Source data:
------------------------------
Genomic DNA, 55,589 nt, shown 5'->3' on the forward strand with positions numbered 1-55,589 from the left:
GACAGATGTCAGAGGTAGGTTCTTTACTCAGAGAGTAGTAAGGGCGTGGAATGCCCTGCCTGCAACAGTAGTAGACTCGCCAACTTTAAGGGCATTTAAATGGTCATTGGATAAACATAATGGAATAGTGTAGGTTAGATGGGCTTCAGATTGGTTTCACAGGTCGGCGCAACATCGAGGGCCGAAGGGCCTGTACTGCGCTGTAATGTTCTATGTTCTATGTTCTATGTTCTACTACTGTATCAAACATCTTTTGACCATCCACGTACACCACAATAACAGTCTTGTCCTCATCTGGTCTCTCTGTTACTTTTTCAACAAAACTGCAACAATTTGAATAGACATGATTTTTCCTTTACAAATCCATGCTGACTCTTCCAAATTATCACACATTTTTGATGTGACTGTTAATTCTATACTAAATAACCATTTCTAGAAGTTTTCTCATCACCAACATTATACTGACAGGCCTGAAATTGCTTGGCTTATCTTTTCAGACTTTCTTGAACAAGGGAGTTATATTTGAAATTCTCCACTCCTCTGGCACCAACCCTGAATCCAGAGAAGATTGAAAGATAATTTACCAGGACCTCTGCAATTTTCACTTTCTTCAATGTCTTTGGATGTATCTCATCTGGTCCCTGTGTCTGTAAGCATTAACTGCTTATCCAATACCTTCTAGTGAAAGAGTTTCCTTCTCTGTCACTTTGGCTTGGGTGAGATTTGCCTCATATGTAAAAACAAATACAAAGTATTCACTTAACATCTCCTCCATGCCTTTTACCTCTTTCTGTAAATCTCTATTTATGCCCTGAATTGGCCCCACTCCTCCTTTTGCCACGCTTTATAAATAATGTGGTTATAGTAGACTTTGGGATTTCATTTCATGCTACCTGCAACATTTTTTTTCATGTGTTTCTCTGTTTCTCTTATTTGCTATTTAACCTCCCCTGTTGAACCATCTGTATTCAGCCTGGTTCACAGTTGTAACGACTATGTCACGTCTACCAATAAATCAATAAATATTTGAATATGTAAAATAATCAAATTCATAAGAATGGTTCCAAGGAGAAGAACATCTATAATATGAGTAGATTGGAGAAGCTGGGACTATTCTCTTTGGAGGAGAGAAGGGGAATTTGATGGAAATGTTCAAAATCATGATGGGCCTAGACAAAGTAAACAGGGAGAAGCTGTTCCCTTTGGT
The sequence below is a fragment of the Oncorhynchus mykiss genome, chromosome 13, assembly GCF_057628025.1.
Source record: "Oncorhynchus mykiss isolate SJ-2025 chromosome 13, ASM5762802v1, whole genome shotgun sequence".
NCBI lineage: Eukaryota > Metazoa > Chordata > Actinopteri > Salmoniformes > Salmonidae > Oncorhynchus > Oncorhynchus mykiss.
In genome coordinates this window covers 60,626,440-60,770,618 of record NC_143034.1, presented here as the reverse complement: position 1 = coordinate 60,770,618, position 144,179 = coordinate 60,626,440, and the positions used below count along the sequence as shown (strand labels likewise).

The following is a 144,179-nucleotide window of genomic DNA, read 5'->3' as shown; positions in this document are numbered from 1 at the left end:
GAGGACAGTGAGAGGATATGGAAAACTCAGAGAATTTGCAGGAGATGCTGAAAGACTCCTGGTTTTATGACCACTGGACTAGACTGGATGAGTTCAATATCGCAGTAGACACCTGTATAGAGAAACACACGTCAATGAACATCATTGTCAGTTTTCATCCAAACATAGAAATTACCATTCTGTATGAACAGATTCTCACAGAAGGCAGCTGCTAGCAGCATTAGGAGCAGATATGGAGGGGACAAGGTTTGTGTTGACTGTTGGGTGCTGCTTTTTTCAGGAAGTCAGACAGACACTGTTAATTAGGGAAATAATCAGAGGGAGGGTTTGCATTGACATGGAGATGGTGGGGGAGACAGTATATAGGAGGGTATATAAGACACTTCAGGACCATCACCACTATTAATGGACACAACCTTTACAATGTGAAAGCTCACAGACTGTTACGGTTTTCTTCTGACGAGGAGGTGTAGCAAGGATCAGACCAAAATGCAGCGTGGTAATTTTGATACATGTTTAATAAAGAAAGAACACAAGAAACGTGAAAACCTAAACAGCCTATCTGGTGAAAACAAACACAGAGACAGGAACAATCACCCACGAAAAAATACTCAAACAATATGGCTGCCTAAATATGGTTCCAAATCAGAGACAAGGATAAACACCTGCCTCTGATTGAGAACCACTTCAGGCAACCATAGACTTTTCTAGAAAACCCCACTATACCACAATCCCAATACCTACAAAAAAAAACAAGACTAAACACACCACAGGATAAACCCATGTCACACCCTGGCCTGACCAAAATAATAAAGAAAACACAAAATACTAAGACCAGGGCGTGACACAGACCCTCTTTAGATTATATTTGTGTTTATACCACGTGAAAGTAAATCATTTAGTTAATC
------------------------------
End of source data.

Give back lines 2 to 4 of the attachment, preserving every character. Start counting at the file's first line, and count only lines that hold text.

GACAGATGTCAGAGGTAGGTTCTTTACTCAGAGAGTAGTAAGGGCGTGGAATGCCCTGCCTGCAACAGTAGTAGACTCGCCAACTTTAAGGGCATTTAAATGGTCATTGGATAAACATAATGGAATAGTGTAGGTTAGATGGGCTTCAGATTGGTTTCACAGGTCGGCGCAACATCGAGGGCCGAAGGGCCTGTACTGCGCTGTAATGTTCTATGTTCTATGTTCTATGTTCTACTACTGTATCAAACATCTTTTGACCATCCACGTACACCACAATAACAGTCTTGTCCTCATCTGGTCTCTCTGTTACTTTTTCAACAAAACTGCAACAATTTGAATAGACATGATTTTTCCTTTACAAATCCATGCTGACTCTTCCAAATTATCACACATTTTTGATGTGACTGTTAATTCTATACTAAATAACCATTTCTAGAAGTTTTCTCATCACCAACATTATACTGACAGGCCTGAAATTGCTTGGCTTATCTTTTCAGACTTTCTTGAACAAGGGAGTTATATTTGAAATTCTCCACTCCTCTGGCACCAACCCTGAATCCAGAGAAGATTGAAAGATAATTTACCAGGACCTCTGCAATTTTCACTTTCTTCAATGTCTTTGGATGTATCTCATCTGGTCCCTGTGTCTGTAAGCATTAACTGCTTATCCAATACCTTCTAGTGAAAGAGTTTCCTTCTCTGTCACTTTGGCTTGGGTGAGATTTGCCTCATATGTAAAAACAAATACAAAGTATTCACTTAACATCTCCTCCATGCCTTTTACCTCTTTCTGTAAATCTCTATTTATGCCCTGAATTGGCCCCACTCCTCCTTTTGCCACGCTTTATAAATAATGTGGTTATAGTAGACTTTGGGATTTCATTTCATGCTACCTGCAACATTTTTTTTCATGTGTTTCTCTGTTTCTCTTATTTGCTATTTAACCTCCCCTGTTGAACCATCTGTATTCAGCCTGGTTCACAGTTGTAACGACTATGTCACGTCTACCAATAAATCAATAAATATTTGAATATGTAAAATAATCAAATTCATAAGAATGGTTCCAAGGAGAAGAACATCTATAATATGAGTAGATTGGAGAAGCTGGGACTATTCTCTTTGGAGGAGAGAAGGGGAATTTGATGGAAATGTTCAAAATCATGATGGGCCTAGACAAAGTAAACAGGGAGAAGCTGTTCCCTTTGGT
The sequence below is a fragment of the Oncorhynchus mykiss genome, chromosome 13, assembly GCF_057628025.1.
Source record: "Oncorhynchus mykiss isolate SJ-2025 chromosome 13, ASM5762802v1, whole genome shotgun sequence".